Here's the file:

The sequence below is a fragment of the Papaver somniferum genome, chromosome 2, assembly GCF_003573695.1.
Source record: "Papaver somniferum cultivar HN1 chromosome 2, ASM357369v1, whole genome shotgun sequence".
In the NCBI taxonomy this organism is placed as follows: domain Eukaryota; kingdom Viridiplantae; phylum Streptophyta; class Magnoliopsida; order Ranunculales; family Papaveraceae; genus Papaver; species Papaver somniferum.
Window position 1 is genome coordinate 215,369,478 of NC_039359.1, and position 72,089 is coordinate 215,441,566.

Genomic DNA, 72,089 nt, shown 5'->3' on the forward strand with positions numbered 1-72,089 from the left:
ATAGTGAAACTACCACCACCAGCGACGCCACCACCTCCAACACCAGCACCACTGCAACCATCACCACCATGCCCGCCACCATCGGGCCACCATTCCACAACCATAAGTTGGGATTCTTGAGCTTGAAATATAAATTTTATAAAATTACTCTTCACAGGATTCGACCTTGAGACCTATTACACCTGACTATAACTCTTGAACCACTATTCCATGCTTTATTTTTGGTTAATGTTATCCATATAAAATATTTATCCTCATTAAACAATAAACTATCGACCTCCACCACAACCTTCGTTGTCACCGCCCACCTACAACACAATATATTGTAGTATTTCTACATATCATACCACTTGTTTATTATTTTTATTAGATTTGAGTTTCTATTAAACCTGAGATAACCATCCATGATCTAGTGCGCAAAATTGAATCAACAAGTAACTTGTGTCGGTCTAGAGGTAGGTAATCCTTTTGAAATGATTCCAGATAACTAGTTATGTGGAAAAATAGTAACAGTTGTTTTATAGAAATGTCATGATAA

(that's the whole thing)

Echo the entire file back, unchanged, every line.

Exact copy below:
The sequence below is a fragment of the Papaver somniferum genome, chromosome 2, assembly GCF_003573695.1.
Source record: "Papaver somniferum cultivar HN1 chromosome 2, ASM357369v1, whole genome shotgun sequence".
In the NCBI taxonomy this organism is placed as follows: domain Eukaryota; kingdom Viridiplantae; phylum Streptophyta; class Magnoliopsida; order Ranunculales; family Papaveraceae; genus Papaver; species Papaver somniferum.
Window position 1 is genome coordinate 215,369,478 of NC_039359.1, and position 72,089 is coordinate 215,441,566.

Genomic DNA, 72,089 nt, shown 5'->3' on the forward strand with positions numbered 1-72,089 from the left:
ATAGTGAAACTACCACCACCAGCGACGCCACCACCTCCAACACCAGCACCACTGCAACCATCACCACCATGCCCGCCACCATCGGGCCACCATTCCACAACCATAAGTTGGGATTCTTGAGCTTGAAATATAAATTTTATAAAATTACTCTTCACAGGATTCGACCTTGAGACCTATTACACCTGACTATAACTCTTGAACCACTATTCCATGCTTTATTTTTGGTTAATGTTATCCATATAAAATATTTATCCTCATTAAACAATAAACTATCGACCTCCACCACAACCTTCGTTGTCACCGCCCACCTACAACACAATATATTGTAGTATTTCTACATATCATACCACTTGTTTATTATTTTTATTAGATTTGAGTTTCTATTAAACCTGAGATAACCATCCATGATCTAGTGCGCAAAATTGAATCAACAAGTAACTTGTGTCGGTCTAGAGGTAGGTAATCCTTTTGAAATGATTCCAGATAACTAGTTATGTGGAAAAATAGTAACAGTTGTTTTATAGAAATGTCATGATAA